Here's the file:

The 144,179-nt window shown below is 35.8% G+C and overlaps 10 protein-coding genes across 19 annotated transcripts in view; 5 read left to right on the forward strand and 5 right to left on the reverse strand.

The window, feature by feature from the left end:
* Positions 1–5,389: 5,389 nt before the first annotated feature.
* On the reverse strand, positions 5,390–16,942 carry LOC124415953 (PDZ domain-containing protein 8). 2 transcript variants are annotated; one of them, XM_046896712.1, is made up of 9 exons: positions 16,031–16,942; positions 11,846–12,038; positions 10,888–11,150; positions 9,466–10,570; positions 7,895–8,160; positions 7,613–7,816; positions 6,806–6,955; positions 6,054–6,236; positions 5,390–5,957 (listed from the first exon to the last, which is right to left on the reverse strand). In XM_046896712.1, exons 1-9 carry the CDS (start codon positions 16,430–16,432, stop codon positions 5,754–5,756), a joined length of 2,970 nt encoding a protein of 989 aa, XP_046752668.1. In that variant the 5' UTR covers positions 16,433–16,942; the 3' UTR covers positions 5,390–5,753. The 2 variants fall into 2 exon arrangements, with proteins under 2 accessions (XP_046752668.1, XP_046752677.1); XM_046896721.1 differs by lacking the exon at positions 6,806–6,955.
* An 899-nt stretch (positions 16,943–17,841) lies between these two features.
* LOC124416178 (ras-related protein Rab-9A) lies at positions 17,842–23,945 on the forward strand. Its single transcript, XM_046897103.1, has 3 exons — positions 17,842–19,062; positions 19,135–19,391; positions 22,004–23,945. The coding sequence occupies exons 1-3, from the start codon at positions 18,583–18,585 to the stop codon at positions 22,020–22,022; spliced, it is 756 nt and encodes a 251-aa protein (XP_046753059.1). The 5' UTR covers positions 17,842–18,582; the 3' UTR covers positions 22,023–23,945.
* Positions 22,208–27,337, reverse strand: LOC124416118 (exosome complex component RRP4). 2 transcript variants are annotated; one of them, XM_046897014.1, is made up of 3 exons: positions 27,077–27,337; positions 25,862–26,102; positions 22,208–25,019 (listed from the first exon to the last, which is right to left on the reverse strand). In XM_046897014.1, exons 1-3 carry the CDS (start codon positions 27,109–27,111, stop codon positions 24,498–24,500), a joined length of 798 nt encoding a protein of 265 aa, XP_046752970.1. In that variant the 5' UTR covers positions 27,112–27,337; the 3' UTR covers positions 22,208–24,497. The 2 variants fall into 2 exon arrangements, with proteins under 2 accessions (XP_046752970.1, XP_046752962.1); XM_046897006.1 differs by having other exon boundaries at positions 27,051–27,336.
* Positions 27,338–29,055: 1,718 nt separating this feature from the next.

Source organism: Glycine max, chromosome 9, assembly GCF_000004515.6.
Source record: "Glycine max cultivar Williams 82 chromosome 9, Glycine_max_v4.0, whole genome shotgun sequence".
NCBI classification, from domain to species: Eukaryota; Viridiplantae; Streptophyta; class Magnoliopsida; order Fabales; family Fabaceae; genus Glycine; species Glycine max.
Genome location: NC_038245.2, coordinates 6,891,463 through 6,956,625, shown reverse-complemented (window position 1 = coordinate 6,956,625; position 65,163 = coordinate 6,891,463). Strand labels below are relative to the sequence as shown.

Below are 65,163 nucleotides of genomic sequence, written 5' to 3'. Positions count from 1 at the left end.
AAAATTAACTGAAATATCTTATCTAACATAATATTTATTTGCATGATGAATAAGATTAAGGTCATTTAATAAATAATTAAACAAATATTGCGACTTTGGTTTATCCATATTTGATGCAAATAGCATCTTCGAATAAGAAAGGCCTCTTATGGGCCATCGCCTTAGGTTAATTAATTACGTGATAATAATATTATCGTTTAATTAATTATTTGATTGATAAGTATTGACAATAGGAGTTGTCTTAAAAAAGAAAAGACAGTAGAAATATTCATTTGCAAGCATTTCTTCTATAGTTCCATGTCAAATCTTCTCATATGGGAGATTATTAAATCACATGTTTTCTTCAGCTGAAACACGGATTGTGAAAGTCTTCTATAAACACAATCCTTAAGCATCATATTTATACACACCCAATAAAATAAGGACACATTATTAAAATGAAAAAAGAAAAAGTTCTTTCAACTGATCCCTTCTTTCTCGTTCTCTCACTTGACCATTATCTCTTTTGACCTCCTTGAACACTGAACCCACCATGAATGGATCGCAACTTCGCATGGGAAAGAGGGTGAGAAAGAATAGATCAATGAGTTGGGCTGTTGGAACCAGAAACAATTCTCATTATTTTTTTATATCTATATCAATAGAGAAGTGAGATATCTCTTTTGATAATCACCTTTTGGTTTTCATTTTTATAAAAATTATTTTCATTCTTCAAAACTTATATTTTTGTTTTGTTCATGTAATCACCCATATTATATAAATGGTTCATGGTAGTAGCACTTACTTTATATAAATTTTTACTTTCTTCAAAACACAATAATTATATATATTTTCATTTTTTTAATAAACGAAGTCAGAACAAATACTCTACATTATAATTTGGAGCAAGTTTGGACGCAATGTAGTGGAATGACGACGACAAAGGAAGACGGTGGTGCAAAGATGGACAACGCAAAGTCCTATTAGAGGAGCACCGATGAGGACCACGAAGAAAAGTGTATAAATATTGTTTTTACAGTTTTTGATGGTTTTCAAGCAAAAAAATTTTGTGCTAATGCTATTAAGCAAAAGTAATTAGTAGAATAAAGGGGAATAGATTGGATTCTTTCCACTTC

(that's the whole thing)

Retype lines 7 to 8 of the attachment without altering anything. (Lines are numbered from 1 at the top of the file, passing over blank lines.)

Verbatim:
* Positions 22,208–27,337, reverse strand: LOC124416118 (exosome complex component RRP4). 2 transcript variants are annotated; one of them, XM_046897014.1, is made up of 3 exons: positions 27,077–27,337; positions 25,862–26,102; positions 22,208–25,019 (listed from the first exon to the last, which is right to left on the reverse strand). In XM_046897014.1, exons 1-3 carry the CDS (start codon positions 27,109–27,111, stop codon positions 24,498–24,500), a joined length of 798 nt encoding a protein of 265 aa, XP_046752970.1. In that variant the 5' UTR covers positions 27,112–27,337; the 3' UTR covers positions 22,208–24,497. The 2 variants fall into 2 exon arrangements, with proteins under 2 accessions (XP_046752970.1, XP_046752962.1); XM_046897006.1 differs by having other exon boundaries at positions 27,051–27,336.
* Positions 27,338–29,055: 1,718 nt separating this feature from the next.